That’s why, the “ideal” pH level doesn’t apply in all aquariums, instead, it depends on the fish breed. Some fish prefer acidic water with a pH lower than 7.0, while others can live in waters with a pH level as high as 8.5.

Different pH for Different Fish

Previously, we mentioned that there’s no ideal pH level for a fish tank because each fish have their own requirements. There are fish that come from waters with low and high pH levels. Therefore, you need to mimic the natural water condition in their natural habitat if you wish to house them. Here we have a list of some low pH and high pH fish to give you some reference.

Fish that prefer high pH levels:

  • Swordtails
  • Lake Malawai Chiclids
  • Lake Tanganyika Chiclids
  • Mollies
  • Guppies

Fish that prefer low pH levels:

Things That Cause Water pH to Increase

Before we learn about how to decrease pH levels in tank waters, it’s better to know what causes your water pH to spike first. Below are some possibilities that can raise the water pH, accidentally or not.

  • Adding untreated water (water from rainwater borehole, streams, and ponds) into the tank
  • Carbon dioxide depletion. Usually caused by trace mineral from tap water you use to fill the tank with
  • Fish medications or other alkalinity supplements
  • Fish food and Bioloads
  • Aquarium decors and substrates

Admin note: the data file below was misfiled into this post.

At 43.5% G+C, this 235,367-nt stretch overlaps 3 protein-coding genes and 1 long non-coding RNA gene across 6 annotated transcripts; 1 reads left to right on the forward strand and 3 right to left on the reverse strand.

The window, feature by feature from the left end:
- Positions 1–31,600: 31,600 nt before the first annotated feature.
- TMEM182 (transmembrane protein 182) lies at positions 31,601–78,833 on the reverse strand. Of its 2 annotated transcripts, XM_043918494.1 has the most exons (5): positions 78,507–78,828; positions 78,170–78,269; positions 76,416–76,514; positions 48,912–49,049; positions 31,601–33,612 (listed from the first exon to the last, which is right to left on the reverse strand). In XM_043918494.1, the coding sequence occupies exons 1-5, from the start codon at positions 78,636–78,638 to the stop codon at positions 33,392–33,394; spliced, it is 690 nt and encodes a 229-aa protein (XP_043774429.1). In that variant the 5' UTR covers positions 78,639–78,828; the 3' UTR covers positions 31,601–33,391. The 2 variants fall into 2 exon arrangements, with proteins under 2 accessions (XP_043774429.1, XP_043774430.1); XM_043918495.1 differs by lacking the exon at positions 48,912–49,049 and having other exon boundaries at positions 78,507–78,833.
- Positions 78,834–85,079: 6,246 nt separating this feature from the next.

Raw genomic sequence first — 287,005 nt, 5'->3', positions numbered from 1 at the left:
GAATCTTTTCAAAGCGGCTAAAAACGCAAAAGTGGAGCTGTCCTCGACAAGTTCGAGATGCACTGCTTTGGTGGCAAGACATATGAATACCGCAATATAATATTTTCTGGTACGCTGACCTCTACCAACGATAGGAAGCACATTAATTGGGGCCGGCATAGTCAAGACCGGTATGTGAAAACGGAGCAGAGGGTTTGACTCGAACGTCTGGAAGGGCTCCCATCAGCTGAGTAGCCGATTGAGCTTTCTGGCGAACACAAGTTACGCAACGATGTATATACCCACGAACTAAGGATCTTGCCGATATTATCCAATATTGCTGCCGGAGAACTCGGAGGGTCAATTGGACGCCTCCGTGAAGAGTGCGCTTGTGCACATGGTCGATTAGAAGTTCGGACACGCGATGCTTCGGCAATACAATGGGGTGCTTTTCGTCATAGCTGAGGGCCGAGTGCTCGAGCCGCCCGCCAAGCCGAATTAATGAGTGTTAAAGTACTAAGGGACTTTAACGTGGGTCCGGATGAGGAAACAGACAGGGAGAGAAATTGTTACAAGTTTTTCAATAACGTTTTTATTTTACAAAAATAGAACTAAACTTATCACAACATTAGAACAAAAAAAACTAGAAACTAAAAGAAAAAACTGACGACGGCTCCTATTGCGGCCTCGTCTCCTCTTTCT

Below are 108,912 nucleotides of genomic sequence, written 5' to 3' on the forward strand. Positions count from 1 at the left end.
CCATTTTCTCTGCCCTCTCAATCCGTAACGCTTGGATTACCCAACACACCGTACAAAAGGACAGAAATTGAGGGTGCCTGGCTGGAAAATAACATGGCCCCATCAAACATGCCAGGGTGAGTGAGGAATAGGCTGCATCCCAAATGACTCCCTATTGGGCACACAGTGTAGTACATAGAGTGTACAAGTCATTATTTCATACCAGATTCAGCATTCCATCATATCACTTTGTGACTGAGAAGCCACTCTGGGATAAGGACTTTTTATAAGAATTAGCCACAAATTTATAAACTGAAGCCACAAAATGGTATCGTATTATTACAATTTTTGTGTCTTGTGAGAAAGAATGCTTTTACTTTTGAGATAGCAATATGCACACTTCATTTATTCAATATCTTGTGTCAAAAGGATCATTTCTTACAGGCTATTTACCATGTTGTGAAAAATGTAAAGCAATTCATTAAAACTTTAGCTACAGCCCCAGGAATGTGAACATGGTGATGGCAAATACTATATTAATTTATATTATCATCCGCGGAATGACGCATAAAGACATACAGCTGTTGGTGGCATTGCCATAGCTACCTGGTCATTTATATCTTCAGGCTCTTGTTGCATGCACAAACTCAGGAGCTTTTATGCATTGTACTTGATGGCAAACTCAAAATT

Ways to decrease pH levels in your tank

High pH levels in fish tanks are dangerous for the tank inhabitants. Testing the water regularly to detect if there’s anything wrong with the water is essential. If the test result shows a high level of pH, you need to take immediate action to fix the issue.

Perform Partial Water Changes

Image by aquatic-eden.com

This method is perhaps the quickest and easiest way to lower the pH levels in your tank. Besides, it also works immediately without needing any waiting time.

Changing the water partially, around 10% every day or 30% every five days, is fundamental. This is easier than changing all the water at once because it requires you another place for the critters. Don’t forget to clean your substrates and decors, too, when you perform a water change. We don’t recommend using soap, detergent, or any other chemicals to clean the decors as they might affect the water chemistry later. Just wash them with clean water.

The reason why partial water change is necessary is that there is fish waste, leftover fish meals, or decaying plant matters inside the aquarium. If being left for too long, they will cause ammonia to build up and increase the pH levels, which is bad for the fish.

In addition, aquarium water also evaporates, and the water that’s left behind is more alkaline due to the dissolved minerals. And as we all know, alkaline water is not the best for your aquarium residents. Therefore, changing the water regularly is essential to keep the pH level neutral.

Add Some Driftwoods

manzanita driftwood